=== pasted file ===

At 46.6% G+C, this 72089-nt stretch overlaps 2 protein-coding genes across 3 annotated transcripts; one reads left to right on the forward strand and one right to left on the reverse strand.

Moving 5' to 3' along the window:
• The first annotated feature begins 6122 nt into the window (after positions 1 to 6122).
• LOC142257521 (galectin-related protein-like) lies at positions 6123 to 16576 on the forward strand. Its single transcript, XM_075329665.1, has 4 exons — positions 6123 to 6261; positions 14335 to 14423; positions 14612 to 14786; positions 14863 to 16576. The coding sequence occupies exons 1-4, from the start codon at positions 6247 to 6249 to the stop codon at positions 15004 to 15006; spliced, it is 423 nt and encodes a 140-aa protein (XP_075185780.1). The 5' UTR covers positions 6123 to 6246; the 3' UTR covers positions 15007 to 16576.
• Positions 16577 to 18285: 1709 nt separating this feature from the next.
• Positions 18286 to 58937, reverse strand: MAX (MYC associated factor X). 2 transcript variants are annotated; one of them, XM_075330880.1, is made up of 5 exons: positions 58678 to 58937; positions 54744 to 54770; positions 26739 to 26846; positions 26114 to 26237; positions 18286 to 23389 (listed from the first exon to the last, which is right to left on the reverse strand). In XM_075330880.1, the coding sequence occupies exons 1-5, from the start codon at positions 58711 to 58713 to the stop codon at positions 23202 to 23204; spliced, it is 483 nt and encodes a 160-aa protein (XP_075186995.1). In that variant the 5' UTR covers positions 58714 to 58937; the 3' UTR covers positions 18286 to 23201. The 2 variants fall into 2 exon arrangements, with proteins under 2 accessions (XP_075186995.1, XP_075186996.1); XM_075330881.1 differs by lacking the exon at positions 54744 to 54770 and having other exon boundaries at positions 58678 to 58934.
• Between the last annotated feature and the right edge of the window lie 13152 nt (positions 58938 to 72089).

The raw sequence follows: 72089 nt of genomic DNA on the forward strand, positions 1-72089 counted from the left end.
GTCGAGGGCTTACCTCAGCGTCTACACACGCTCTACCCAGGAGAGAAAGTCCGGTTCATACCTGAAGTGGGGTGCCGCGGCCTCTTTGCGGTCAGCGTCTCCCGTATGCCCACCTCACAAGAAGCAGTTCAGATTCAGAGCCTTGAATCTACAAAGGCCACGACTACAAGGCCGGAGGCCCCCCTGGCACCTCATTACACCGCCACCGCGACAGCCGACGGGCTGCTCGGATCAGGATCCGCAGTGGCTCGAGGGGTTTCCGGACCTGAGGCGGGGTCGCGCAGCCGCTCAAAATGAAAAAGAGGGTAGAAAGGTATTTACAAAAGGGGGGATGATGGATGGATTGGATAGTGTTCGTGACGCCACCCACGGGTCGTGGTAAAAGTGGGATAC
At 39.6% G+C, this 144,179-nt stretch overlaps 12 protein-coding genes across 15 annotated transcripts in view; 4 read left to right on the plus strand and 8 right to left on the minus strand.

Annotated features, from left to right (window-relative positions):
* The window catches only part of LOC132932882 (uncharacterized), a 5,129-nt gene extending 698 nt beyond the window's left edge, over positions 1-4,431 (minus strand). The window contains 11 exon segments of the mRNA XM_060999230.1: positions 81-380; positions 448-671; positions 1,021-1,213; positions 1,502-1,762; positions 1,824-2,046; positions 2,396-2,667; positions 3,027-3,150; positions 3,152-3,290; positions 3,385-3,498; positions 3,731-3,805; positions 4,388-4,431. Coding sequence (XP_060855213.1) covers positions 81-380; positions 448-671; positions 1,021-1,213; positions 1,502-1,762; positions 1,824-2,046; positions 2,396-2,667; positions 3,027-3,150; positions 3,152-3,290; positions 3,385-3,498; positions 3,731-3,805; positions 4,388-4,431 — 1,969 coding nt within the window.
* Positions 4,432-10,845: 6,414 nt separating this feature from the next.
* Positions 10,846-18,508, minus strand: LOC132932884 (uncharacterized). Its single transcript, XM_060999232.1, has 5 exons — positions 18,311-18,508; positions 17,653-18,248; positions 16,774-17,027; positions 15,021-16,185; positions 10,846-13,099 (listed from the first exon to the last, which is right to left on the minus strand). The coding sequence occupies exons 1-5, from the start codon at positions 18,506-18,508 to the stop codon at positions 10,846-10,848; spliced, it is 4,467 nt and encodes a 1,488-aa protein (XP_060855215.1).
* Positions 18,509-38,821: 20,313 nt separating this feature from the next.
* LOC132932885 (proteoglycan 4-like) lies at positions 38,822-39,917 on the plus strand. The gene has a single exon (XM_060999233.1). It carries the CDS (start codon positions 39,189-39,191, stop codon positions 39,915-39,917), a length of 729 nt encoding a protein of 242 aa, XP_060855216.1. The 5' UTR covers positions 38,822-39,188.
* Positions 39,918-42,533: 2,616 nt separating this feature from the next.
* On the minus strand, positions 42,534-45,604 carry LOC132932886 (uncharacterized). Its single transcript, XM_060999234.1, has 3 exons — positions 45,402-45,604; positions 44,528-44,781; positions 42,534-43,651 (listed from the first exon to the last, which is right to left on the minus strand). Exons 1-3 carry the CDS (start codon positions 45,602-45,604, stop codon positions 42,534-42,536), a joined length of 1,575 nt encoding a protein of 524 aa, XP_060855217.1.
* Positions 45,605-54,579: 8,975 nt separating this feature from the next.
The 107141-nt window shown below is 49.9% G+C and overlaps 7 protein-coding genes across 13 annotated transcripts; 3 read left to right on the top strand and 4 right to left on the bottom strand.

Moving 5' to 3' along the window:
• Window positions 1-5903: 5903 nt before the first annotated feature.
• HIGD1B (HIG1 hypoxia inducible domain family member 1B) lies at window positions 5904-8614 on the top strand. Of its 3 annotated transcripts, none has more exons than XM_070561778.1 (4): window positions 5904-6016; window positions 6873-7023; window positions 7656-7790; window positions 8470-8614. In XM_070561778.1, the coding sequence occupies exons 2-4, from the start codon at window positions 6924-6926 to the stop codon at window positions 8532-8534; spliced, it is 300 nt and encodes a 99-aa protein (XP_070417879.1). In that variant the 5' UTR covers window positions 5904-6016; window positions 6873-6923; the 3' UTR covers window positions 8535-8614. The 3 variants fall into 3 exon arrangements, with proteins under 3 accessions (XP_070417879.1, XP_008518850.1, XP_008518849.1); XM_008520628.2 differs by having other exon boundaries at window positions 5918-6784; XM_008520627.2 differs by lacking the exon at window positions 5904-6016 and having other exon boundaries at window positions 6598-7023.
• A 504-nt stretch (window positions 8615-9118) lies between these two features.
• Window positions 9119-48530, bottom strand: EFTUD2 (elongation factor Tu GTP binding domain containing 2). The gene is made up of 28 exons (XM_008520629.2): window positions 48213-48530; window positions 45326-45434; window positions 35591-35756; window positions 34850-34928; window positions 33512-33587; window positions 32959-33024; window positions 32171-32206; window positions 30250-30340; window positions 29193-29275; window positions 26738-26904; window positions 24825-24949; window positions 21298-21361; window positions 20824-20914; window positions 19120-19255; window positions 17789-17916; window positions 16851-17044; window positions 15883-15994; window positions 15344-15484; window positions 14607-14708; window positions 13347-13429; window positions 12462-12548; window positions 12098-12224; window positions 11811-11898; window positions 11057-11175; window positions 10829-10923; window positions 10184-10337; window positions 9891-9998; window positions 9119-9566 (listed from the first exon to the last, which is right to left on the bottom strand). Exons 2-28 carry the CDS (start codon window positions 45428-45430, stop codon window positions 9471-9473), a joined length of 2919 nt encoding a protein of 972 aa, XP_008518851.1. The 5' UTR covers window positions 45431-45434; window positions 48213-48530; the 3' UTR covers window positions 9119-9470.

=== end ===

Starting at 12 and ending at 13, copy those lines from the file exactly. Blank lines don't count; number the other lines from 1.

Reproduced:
* The window catches only part of LOC132932882 (uncharacterized), a 5,129-nt gene extending 698 nt beyond the window's left edge, over positions 1-4,431 (minus strand). The window contains 11 exon segments of the mRNA XM_060999230.1: positions 81-380; positions 448-671; positions 1,021-1,213; positions 1,502-1,762; positions 1,824-2,046; positions 2,396-2,667; positions 3,027-3,150; positions 3,152-3,290; positions 3,385-3,498; positions 3,731-3,805; positions 4,388-4,431. Coding sequence (XP_060855213.1) covers positions 81-380; positions 448-671; positions 1,021-1,213; positions 1,502-1,762; positions 1,824-2,046; positions 2,396-2,667; positions 3,027-3,150; positions 3,152-3,290; positions 3,385-3,498; positions 3,731-3,805; positions 4,388-4,431 — 1,969 coding nt within the window.
* Positions 4,432-10,845: 6,414 nt separating this feature from the next.